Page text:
you can reuse the Field objects on tables, simple form objects, etc.
If I was doing that at compile time where my EL/binding resolver had
to be a fixed literal to pass into the Binding-whatever, I wouldn't be
able to do stuff like that.

The thing that EL, and JSR-295 don't give you is iterative
construction over collection -- something I felt was a serious
shortcoming of the spec the day it was published. In my cribbed 295-
ish system, I get around this by letting you inject a factory into
tables, forms, panels so you can bind them to the collection
properties on the parent objects. You could, I guess, do that in a
declarative form at compile time, but it would be a helluva
declaration. :)

Rob Jellinghaus

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Dec 11, 2007, 7:54:03 PM12/11/07
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On Dec 11, 3:20 pm, "Robert \"kebernet\" Cooper" <keber...@gmail.com>
wrote:
> The thing that EL, and JSR-295 don't give you is iterative
> construction over collection -- something I felt was a serious
> shortcoming of the spec the day it was published. In my cribbed 295-
> ish system, I get around this by letting you inject a factory into
> tables, forms, panels so you can bind them to the collection
> properties on the parent objects. You could, I guess, do that in a
> declarative form at compile time, but it would be a helluva
> declaration. :)

Well, Seam is already doing this kind of thing with JSF. Check this
blog entry by Gavin King:

http://in.relation.to/2677.lace

He has this example:

<rich:tree>
<rich:recursiveTreeNodesAdaptor roots="#{root}"
nodes="#{dir.children}"
var="dir">
<rich:treeNode>#{dir.name}/</rich:treeNode>
<rich:treeNodesAdaptor nodes="#{dir.files}"
var="file">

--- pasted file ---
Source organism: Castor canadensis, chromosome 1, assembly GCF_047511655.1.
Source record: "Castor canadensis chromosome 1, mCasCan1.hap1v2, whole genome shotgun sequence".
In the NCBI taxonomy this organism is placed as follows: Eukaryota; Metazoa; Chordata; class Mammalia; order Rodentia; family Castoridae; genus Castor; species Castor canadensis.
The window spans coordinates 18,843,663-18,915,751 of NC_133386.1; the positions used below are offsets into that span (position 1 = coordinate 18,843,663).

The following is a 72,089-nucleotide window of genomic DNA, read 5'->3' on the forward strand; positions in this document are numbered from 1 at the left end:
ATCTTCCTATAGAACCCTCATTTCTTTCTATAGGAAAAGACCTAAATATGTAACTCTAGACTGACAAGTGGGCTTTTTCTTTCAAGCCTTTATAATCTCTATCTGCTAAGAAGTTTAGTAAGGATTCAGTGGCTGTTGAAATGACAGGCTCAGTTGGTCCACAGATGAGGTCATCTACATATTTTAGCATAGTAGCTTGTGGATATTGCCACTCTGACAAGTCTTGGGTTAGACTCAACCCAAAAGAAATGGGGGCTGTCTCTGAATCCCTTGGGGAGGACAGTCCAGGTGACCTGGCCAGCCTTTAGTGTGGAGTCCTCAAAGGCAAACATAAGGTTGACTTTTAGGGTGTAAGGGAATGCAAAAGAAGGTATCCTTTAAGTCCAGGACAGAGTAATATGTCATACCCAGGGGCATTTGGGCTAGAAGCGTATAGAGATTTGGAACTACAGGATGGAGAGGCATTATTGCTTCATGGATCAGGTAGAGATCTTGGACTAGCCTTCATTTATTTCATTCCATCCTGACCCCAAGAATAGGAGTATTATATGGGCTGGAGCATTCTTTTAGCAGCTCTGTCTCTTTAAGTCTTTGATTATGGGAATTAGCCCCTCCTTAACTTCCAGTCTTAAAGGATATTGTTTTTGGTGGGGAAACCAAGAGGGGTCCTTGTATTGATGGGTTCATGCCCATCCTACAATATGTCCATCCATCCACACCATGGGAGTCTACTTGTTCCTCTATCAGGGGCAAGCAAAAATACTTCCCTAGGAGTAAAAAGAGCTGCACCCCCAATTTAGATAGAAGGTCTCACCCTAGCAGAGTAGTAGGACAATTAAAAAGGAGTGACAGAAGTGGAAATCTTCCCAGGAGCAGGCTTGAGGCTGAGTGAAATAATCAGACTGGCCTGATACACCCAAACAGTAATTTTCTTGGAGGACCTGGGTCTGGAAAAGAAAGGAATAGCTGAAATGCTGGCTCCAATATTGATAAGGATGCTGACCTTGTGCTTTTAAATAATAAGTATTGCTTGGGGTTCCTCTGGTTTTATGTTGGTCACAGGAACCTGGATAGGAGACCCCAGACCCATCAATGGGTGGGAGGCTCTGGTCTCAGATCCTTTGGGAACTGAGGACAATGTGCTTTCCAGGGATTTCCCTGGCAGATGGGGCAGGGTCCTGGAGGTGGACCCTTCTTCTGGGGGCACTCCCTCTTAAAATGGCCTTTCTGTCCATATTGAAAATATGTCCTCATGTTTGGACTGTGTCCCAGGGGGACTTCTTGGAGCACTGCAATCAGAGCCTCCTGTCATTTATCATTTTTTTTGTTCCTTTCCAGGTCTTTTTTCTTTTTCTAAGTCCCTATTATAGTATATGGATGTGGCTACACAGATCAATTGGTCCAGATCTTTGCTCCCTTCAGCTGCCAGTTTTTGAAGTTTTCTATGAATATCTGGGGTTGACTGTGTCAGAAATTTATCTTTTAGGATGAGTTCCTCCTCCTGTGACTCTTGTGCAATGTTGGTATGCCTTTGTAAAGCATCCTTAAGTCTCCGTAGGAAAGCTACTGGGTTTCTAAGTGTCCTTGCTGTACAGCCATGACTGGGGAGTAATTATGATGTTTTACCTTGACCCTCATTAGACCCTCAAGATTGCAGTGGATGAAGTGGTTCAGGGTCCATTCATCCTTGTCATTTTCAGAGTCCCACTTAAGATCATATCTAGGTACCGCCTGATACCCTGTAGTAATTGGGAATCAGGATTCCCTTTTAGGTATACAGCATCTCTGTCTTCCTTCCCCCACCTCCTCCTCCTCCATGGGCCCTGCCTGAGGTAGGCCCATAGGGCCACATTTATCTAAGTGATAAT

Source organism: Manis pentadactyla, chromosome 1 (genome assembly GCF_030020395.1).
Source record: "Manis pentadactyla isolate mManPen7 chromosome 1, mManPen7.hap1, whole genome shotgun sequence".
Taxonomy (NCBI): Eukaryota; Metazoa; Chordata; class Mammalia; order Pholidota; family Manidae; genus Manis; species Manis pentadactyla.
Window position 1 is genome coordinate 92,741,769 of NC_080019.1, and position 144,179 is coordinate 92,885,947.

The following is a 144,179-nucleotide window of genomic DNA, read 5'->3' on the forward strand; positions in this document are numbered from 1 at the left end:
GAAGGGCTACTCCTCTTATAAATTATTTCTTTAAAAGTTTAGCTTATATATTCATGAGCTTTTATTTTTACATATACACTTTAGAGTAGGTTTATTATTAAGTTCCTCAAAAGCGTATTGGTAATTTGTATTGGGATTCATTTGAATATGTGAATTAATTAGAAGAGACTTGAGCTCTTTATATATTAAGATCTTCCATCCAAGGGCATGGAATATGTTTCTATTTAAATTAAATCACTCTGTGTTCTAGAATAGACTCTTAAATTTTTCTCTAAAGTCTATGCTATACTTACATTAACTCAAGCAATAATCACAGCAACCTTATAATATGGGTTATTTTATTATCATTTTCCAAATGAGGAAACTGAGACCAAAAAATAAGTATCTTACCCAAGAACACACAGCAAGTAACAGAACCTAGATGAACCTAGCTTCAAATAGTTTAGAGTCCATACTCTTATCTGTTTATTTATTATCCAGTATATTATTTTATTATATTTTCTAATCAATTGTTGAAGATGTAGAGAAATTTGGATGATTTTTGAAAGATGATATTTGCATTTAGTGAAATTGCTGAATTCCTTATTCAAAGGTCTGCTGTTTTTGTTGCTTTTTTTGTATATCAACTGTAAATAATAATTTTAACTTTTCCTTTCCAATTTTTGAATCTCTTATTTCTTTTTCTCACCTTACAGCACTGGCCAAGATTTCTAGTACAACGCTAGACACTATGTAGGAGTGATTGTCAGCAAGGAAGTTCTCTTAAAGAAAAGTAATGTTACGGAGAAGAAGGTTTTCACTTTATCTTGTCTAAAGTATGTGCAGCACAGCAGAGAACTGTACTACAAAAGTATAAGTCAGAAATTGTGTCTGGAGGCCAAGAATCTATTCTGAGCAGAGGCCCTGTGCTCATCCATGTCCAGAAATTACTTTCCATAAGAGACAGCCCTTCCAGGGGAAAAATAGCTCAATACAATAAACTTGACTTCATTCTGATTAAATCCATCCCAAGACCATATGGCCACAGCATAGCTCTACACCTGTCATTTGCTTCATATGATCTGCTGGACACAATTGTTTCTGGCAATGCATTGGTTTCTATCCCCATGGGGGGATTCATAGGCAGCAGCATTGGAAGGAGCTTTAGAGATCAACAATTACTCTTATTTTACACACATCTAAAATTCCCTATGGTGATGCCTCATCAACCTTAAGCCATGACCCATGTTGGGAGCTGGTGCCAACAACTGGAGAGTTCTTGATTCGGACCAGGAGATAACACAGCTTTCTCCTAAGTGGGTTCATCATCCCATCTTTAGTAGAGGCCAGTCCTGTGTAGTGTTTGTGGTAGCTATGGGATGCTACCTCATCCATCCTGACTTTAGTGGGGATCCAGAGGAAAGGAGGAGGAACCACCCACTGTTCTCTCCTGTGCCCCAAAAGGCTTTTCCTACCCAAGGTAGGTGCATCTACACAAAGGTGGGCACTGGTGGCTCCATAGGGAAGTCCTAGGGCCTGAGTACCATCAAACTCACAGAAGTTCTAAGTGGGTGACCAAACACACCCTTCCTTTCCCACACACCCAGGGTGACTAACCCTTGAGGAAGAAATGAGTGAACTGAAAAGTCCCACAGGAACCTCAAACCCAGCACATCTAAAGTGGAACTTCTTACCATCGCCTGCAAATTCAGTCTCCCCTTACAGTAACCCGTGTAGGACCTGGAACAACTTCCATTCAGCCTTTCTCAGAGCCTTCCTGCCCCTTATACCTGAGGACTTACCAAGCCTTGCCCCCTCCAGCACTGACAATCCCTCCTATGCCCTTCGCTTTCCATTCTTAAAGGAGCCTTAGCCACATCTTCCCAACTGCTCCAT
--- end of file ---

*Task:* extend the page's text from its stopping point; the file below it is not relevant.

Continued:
<rich:treeNode>#{file.name}</rich:treeNode>
</rich:treeNodesAdaptor>
</rich:recursiveTreeNodesAdaptor>
</rich:tree>

That seems pretty cool to me, and EL-based, and hierarchical....

Your thoughts?
Cheers!
Rob

David Goodenough

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Dec 12, 2007, 4:55:30 AM12/12/07
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On Tuesday 11 December 2007, Robert "kebernet" Cooper wrote:
> It is JSR-295-ish. There are some reasonably significant differences
> -- particularly how Validators work, what you need to do Binding (with
> our Introspector), and of course we don't have a full EL interpreter,
> etc. The core model, however, is not unlike BeansBinding at all.

Well to be honest the lack of EL would not worry me at all. I never use
it (I have a dislike of interpretted things that can have errors which
have no chance of being found until run time and which Eclipse can not
help me with). I simply have a little CalculatedProperty class which does
all the basics of saying this is a read only Property, and then just have
to extend that and put in my immediate logic to do the necessary calculation.

Also the EL in JSR-295 is not full EL, which is actually why I started down
the CalculatedProperty route, in that it does not have functions, at least
not user defined ones, and I rather needed them.

David

Rob Jellinghaus

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Dec 12, 2007, 12:09:19 PM12/12/07
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On Dec 12, 1:55 am, David Goodenough <david.goodeno...@btconnect.com>
wrote:
> Well to be honest the lack of EL would not worry me at all. I never use
> it (I have a dislike of interpretted things that can have errors which
> have no chance of being found until run time and which Eclipse can not
> help me with).

Well, just to beat the dying horse a bit more (apologies for grisly
analogy), the Seam / RichFaces toolset does support EL autocomplete in
Eclipse, and a hypothetical GWT generator-based EL parser would catch
EL expresssion errors at compile time. Just saying I'm proposing a
different EL usage pattern here and I want the distinctions to be
clear.

> Also the EL in JSR-295 is not full EL, which is actually why I started down
> the CalculatedProperty route, in that it does not have functions, at least
> not user defined ones, and I rather needed them.

Looks like I should look at JSR-295 also....
Cheers!
Rob
http://robjsoftware.org